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PostPosted: Sat Nov 15, 2014 10:11 am 
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My new garden railroad (under construction) has a couple of towns that require at least the look of paved streets and sidewalks. In some cases these streets will include an embedded trolley track.

Any ideas on possible materials to use and construction methods would be appreciated.

Thanks,

Dennis


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PostPosted: Sat Nov 15, 2014 7:01 pm 
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Dennis, some of us fasten our buildings to scrap plexiglass rectangles painted gray to represent sidewalks.

I've see black or gray roofing materials cut into strips. Friends have also used those 2x8x16 landscaping pavers to represent streets. With the fake sidewalks sticking out over the edge they can be more convincing than it sounds.

Most of my towns come and go seasonally, so I just pour fine gravel where I want to represent streets. If you do that with crushed limestone, it may congeal enough to become fairly stable. (Unless you live in an acid rain state.)

For embedded trolley tracks, I know folks who have cast the track right into real concrete up to the top of the rails, then run something along the inside of the rails between the time it started to stiffen and the time it started to harden. I haven't done this myself, or seen a good example, but I'm told they exist.

Anyone else with other suggestions please respond. . . . :-)

Paul


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PostPosted: Fri Feb 13, 2015 5:45 pm 
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I am finishing up the first building for our new garden railroad and have decided to keep the sidewalk method simple (and cheap). I am using a 12in square concrete paver for the building's base and sidewalk. The building bolts down to the base and I have added some shallow cuts in the concrete in front to give an appearance of sidewalk slabs.

I am still pondering the method to use on the streets.

Dennis


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PostPosted: Sat Feb 14, 2015 10:42 pm 
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Dennis, the gouges in the block look great! Thanks for sharing. I use the blocks as foundations for many of my buildings already.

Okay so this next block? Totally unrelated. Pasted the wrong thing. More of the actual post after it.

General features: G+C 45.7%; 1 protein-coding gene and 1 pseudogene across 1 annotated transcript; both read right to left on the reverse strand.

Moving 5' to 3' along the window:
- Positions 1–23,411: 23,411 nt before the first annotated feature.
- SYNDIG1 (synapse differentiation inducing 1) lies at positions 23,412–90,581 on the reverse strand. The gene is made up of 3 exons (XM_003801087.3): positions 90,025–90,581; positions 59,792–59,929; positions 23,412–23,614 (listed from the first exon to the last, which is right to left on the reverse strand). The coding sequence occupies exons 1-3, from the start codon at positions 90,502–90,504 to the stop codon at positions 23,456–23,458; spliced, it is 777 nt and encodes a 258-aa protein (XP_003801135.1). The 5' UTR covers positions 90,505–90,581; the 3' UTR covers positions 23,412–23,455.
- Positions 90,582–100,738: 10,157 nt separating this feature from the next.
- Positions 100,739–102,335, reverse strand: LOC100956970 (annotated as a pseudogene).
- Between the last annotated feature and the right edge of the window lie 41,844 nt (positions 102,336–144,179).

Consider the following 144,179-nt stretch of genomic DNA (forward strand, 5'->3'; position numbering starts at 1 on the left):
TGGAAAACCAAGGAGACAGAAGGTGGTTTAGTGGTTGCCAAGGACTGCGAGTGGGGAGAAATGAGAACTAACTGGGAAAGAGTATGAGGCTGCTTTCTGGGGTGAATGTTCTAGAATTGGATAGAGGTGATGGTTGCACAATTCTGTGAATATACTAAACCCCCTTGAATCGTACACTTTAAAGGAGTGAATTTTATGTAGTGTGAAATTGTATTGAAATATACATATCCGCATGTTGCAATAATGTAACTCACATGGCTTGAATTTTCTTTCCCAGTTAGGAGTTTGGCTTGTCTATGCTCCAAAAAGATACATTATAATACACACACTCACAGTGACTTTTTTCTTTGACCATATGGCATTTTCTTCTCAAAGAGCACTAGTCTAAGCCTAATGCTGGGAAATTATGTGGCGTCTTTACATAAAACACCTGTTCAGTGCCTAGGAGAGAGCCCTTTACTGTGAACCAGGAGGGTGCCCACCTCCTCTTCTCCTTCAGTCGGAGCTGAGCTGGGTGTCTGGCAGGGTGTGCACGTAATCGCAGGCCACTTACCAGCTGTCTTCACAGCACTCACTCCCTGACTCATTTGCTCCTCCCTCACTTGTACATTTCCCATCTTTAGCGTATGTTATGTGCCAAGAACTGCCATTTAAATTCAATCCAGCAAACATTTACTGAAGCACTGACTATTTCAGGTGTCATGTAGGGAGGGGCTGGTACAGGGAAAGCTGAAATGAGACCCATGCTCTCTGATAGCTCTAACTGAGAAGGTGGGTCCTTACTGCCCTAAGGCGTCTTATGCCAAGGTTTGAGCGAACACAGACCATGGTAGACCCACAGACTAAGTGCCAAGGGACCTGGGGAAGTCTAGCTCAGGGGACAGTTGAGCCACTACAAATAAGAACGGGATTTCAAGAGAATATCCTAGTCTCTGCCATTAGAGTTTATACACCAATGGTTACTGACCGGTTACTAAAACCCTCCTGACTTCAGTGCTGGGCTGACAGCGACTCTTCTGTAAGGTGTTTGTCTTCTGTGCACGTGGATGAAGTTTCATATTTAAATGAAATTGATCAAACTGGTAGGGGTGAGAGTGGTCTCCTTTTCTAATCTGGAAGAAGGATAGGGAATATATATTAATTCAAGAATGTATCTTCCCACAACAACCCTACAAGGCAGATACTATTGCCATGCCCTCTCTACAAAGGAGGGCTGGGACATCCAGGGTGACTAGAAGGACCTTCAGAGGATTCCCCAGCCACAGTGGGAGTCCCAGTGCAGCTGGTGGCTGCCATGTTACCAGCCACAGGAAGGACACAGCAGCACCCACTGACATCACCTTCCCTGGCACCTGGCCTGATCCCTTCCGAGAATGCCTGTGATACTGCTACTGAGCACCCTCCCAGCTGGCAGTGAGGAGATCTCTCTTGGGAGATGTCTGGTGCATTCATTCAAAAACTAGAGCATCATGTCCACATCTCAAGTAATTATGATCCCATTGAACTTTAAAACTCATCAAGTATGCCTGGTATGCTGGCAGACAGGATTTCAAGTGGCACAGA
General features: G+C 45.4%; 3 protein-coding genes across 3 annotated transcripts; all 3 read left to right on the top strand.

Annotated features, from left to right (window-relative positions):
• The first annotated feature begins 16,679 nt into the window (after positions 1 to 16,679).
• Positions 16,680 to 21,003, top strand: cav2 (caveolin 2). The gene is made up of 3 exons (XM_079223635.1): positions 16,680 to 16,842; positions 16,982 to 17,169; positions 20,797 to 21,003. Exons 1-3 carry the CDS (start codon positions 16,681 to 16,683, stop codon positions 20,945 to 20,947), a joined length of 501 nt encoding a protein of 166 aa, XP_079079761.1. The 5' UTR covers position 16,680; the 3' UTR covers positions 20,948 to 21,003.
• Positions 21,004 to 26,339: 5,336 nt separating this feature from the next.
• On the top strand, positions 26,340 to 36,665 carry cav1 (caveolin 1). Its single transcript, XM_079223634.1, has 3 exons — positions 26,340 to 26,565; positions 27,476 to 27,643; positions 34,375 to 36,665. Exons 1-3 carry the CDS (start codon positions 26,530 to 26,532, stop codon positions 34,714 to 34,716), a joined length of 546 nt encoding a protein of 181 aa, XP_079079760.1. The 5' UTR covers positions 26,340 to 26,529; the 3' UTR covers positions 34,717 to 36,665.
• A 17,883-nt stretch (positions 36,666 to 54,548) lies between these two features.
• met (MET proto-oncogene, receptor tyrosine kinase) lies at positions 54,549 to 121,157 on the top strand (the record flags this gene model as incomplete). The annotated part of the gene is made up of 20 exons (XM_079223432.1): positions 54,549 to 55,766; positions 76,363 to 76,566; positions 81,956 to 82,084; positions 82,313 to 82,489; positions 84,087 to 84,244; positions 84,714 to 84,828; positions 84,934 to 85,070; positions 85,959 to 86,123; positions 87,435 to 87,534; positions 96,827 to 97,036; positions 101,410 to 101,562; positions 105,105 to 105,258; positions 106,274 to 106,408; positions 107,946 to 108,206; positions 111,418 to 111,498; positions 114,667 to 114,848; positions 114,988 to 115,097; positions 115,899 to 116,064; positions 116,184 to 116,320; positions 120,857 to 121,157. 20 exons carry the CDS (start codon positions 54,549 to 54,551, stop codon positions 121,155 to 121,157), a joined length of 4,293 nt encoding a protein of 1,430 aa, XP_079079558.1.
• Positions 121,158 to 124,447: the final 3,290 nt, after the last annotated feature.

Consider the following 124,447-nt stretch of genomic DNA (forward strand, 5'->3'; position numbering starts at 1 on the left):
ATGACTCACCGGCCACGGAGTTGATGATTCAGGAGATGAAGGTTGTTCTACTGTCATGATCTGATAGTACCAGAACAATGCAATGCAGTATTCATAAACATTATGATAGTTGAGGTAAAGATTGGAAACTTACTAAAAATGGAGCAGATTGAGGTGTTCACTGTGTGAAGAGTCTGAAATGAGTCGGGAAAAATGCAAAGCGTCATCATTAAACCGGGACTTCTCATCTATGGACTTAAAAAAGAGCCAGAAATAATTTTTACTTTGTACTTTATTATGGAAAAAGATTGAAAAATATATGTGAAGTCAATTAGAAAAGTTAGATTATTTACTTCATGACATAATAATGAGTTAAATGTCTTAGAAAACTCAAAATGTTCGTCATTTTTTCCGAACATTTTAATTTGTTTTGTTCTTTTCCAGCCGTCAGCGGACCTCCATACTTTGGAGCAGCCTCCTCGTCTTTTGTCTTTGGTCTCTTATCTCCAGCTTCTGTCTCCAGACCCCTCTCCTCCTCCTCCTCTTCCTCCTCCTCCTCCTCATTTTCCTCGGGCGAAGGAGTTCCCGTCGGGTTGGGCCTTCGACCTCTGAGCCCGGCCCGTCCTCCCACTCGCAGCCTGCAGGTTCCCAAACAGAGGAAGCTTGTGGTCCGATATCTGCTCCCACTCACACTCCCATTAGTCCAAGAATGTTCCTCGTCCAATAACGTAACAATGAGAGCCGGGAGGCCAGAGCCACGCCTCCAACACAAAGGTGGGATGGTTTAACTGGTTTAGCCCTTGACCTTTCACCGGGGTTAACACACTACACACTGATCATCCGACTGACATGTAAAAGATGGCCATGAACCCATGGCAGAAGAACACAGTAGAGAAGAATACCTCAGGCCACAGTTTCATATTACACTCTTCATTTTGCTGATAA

I'll confess, I've tried a number of different street techniques, but the moles keep making my streets bulge and buckle, so mostly I just pour fine gravel. For temporary railroads or streets I sometimes use Pea gravel, as it's easier to pick up if I need to move it.

Lots of friends use the 2"x8"x16" blocks, lined up end to end. Once the blocks start to weather they look better than you'd expect.

I believe it would be possible to trench where the street is going to go, then use crack-resistant concrete to fill the trench, smoothing it out as you go. I made roadbed that way (using a 6-8" deep trench) and it's pretty stable. If you want your streets nice and permanent it might be a way to go.

I've known guys who buried "trolley tracks" in concrete poured this way, just making sure to leave a nice gap at the inside of the rails where the wheel flanges will need to go. On the outside, you can bury the ties right up to the rail surface.

Best of luck. Let me know what you wind up trying and how it works for you,

Paul


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PostPosted: Fri Aug 21, 2015 2:11 pm 
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Just thought I would give an update on our paved streets and trolley track adventure. We recently attended a seminar at this year's NGRC in Denver, CO given by the folks from Stoneworks. It appeared that their procedure might work well for embedding our trolley tracks in "cobblestone". We gave it a try, and this is our result thus far. The flange-ways of the track have been cleaned while the polymer concrete is still "green". We will now let the casting sit and cure for several days before doing any additional finishing and then install the track section outside on our railroad as part of the overall street.


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PostPosted: Fri Aug 21, 2015 11:29 pm 
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VERY NICE, Perry O. I bought a sheet of bricks to try that sort of thing once, but never got around to it. Now I wish I had.


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PostPosted: Mon Oct 26, 2015 9:18 pm 
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This is the final result of our sidewalk, street, and trolley track installation in the small town of Mt Holly on our railroad. The track was precast in polymer concrete and the adjacent street was done in place with a fine aggregate bonded with a diluted solution of concrete bonding liquid. The sidewalks are concrete pavers that also serve as the bases for the buildings. So we now have a method for our small town streets and sidewalks that seems to work for us.


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PostPosted: Mon Oct 26, 2015 10:11 pm 
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PerryO, that looks great! Thanks for sharing,

Paul


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